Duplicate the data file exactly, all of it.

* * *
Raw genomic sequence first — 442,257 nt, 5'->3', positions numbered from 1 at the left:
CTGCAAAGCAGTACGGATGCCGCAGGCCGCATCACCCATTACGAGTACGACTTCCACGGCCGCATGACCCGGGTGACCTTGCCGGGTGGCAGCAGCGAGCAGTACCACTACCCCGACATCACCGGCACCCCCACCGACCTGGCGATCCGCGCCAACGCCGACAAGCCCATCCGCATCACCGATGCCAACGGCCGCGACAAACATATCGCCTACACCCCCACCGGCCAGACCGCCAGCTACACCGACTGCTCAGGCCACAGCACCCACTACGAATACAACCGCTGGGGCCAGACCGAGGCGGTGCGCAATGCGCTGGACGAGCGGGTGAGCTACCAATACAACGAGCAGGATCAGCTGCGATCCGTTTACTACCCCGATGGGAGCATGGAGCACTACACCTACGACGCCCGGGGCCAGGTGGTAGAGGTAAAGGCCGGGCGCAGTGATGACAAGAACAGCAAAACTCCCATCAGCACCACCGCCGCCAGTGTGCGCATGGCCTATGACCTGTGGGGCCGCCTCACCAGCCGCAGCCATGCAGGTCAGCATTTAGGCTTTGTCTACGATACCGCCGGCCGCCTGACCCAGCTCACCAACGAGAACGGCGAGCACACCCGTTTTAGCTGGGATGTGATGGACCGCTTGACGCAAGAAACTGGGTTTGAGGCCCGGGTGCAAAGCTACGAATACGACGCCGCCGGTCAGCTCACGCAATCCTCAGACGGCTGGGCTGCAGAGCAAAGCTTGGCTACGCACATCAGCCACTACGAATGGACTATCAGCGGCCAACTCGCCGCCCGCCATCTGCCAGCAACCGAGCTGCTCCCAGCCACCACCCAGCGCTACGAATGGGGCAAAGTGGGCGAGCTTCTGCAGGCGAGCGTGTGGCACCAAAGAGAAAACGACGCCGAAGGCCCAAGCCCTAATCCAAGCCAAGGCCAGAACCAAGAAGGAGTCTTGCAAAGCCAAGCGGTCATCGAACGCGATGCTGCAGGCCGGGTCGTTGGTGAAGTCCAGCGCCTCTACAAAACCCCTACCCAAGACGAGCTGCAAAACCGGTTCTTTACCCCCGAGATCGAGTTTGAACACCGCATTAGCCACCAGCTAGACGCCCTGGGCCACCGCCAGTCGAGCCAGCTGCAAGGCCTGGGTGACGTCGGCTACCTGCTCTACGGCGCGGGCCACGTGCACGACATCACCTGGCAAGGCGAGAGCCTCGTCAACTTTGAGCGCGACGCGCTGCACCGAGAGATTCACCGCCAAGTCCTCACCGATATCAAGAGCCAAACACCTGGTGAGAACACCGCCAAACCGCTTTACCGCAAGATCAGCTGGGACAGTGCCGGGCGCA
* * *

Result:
Raw genomic sequence first — 442,257 nt, 5'->3', positions numbered from 1 at the left:
CTGCAAAGCAGTACGGATGCCGCAGGCCGCATCACCCATTACGAGTACGACTTCCACGGCCGCATGACCCGGGTGACCTTGCCGGGTGGCAGCAGCGAGCAGTACCACTACCCCGACATCACCGGCACCCCCACCGACCTGGCGATCCGCGCCAACGCCGACAAGCCCATCCGCATCACCGATGCCAACGGCCGCGACAAACATATCGCCTACACCCCCACCGGCCAGACCGCCAGCTACACCGACTGCTCAGGCCACAGCACCCACTACGAATACAACCGCTGGGGCCAGACCGAGGCGGTGCGCAATGCGCTGGACGAGCGGGTGAGCTACCAATACAACGAGCAGGATCAGCTGCGATCCGTTTACTACCCCGATGGGAGCATGGAGCACTACACCTACGACGCCCGGGGCCAGGTGGTAGAGGTAAAGGCCGGGCGCAGTGATGACAAGAACAGCAAAACTCCCATCAGCACCACCGCCGCCAGTGTGCGCATGGCCTATGACCTGTGGGGCCGCCTCACCAGCCGCAGCCATGCAGGTCAGCATTTAGGCTTTGTCTACGATACCGCCGGCCGCCTGACCCAGCTCACCAACGAGAACGGCGAGCACACCCGTTTTAGCTGGGATGTGATGGACCGCTTGACGCAAGAAACTGGGTTTGAGGCCCGGGTGCAAAGCTACGAATACGACGCCGCCGGTCAGCTCACGCAATCCTCAGACGGCTGGGCTGCAGAGCAAAGCTTGGCTACGCACATCAGCCACTACGAATGGACTATCAGCGGCCAACTCGCCGCCCGCCATCTGCCAGCAACCGAGCTGCTCCCAGCCACCACCCAGCGCTACGAATGGGGCAAAGTGGGCGAGCTTCTGCAGGCGAGCGTGTGGCACCAAAGAGAAAACGACGCCGAAGGCCCAAGCCCTAATCCAAGCCAAGGCCAGAACCAAGAAGGAGTCTTGCAAAGCCAAGCGGTCATCGAACGCGATGCTGCAGGCCGGGTCGTTGGTGAAGTCCAGCGCCTCTACAAAACCCCTACCCAAGACGAGCTGCAAAACCGGTTCTTTACCCCCGAGATCGAGTTTGAACACCGCATTAGCCACCAGCTAGACGCCCTGGGCCACCGCCAGTCGAGCCAGCTGCAAGGCCTGGGTGACGTCGGCTACCTGCTCTACGGCGCGGGCCACGTGCACGACATCACCTGGCAAGGCGAGAGCCTCGTCAACTTTGAGCGCGACGCGCTGCACCGAGAGATTCACCGCCAAGTCCTCACCGATATCAAGAGCCAAACACCTGGTGAGAACACCGCCAAACCGCTTTACCGCAAGATCAGCTGGGACAGTGCCGGGCGCA